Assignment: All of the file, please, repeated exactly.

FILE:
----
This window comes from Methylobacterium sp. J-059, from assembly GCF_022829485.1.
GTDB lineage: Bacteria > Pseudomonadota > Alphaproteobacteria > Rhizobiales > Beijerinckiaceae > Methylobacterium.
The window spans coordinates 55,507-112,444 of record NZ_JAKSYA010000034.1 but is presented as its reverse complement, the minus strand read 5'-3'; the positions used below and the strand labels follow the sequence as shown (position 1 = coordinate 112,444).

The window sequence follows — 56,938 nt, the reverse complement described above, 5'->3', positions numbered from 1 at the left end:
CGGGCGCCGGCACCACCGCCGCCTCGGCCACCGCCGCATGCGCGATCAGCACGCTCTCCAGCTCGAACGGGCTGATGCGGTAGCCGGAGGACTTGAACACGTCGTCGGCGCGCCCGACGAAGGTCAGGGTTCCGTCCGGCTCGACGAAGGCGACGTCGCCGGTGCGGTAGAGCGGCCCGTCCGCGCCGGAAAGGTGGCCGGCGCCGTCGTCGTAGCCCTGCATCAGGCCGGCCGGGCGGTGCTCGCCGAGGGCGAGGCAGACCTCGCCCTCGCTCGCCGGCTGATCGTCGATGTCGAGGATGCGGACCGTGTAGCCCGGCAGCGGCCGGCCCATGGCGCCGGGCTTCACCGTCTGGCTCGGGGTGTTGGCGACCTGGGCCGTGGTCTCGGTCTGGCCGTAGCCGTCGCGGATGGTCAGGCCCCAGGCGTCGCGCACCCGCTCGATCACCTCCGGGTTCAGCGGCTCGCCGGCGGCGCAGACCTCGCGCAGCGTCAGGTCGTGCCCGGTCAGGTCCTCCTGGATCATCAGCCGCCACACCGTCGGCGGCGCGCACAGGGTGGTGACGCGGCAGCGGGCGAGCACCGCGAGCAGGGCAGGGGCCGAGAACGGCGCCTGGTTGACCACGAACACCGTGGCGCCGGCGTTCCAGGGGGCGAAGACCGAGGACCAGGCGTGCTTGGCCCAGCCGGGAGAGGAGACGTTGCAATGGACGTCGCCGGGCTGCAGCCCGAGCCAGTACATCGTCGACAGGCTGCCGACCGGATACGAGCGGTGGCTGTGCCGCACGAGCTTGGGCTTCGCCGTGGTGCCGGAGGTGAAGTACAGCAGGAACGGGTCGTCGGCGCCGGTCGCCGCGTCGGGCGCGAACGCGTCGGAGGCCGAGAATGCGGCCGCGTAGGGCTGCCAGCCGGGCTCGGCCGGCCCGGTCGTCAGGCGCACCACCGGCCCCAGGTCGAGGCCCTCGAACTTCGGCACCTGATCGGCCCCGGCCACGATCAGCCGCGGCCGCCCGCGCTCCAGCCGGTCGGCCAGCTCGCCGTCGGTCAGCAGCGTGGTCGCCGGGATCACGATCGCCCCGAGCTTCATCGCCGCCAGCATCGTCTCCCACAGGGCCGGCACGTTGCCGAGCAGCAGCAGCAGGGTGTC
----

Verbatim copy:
This window comes from Methylobacterium sp. J-059, from assembly GCF_022829485.1.
GTDB lineage: Bacteria > Pseudomonadota > Alphaproteobacteria > Rhizobiales > Beijerinckiaceae > Methylobacterium.
The window spans coordinates 55,507-112,444 of record NZ_JAKSYA010000034.1 but is presented as its reverse complement, the minus strand read 5'-3'; the positions used below and the strand labels follow the sequence as shown (position 1 = coordinate 112,444).

The window sequence follows — 56,938 nt, the reverse complement described above, 5'->3', positions numbered from 1 at the left end:
CGGGCGCCGGCACCACCGCCGCCTCGGCCACCGCCGCATGCGCGATCAGCACGCTCTCCAGCTCGAACGGGCTGATGCGGTAGCCGGAGGACTTGAACACGTCGTCGGCGCGCCCGACGAAGGTCAGGGTTCCGTCCGGCTCGACGAAGGCGACGTCGCCGGTGCGGTAGAGCGGCCCGTCCGCGCCGGAAAGGTGGCCGGCGCCGTCGTCGTAGCCCTGCATCAGGCCGGCCGGGCGGTGCTCGCCGAGGGCGAGGCAGACCTCGCCCTCGCTCGCCGGCTGATCGTCGATGTCGAGGATGCGGACCGTGTAGCCCGGCAGCGGCCGGCCCATGGCGCCGGGCTTCACCGTCTGGCTCGGGGTGTTGGCGACCTGGGCCGTGGTCTCGGTCTGGCCGTAGCCGTCGCGGATGGTCAGGCCCCAGGCGTCGCGCACCCGCTCGATCACCTCCGGGTTCAGCGGCTCGCCGGCGGCGCAGACCTCGCGCAGCGTCAGGTCGTGCCCGGTCAGGTCCTCCTGGATCATCAGCCGCCACACCGTCGGCGGCGCGCACAGGGTGGTGACGCGGCAGCGGGCGAGCACCGCGAGCAGGGCAGGGGCCGAGAACGGCGCCTGGTTGACCACGAACACCGTGGCGCCGGCGTTCCAGGGGGCGAAGACCGAGGACCAGGCGTGCTTGGCCCAGCCGGGAGAGGAGACGTTGCAATGGACGTCGCCGGGCTGCAGCCCGAGCCAGTACATCGTCGACAGGCTGCCGACCGGATACGAGCGGTGGCTGTGCCGCACGAGCTTGGGCTTCGCCGTGGTGCCGGAGGTGAAGTACAGCAGGAACGGGTCGTCGGCGCCGGTCGCCGCGTCGGGCGCGAACGCGTCGGAGGCCGAGAATGCGGCCGCGTAGGGCTGCCAGCCGGGCTCGGCCGGCCCGGTCGTCAGGCGCACCACCGGCCCCAGGTCGAGGCCCTCGAACTTCGGCACCTGATCGGCCCCGGCCACGATCAGCCGCGGCCGCCCGCGCTCCAGCCGGTCGGCCAGCTCGCCGTCGGTCAGCAGCGTGGTCGCCGGGATCACGATCGCCCCGAGCTTCATCGCCGCCAGCATCGTCTCCCACAGGGCCGGCACGTTGCCGAGCAGCAGCAGCAGGGTGTC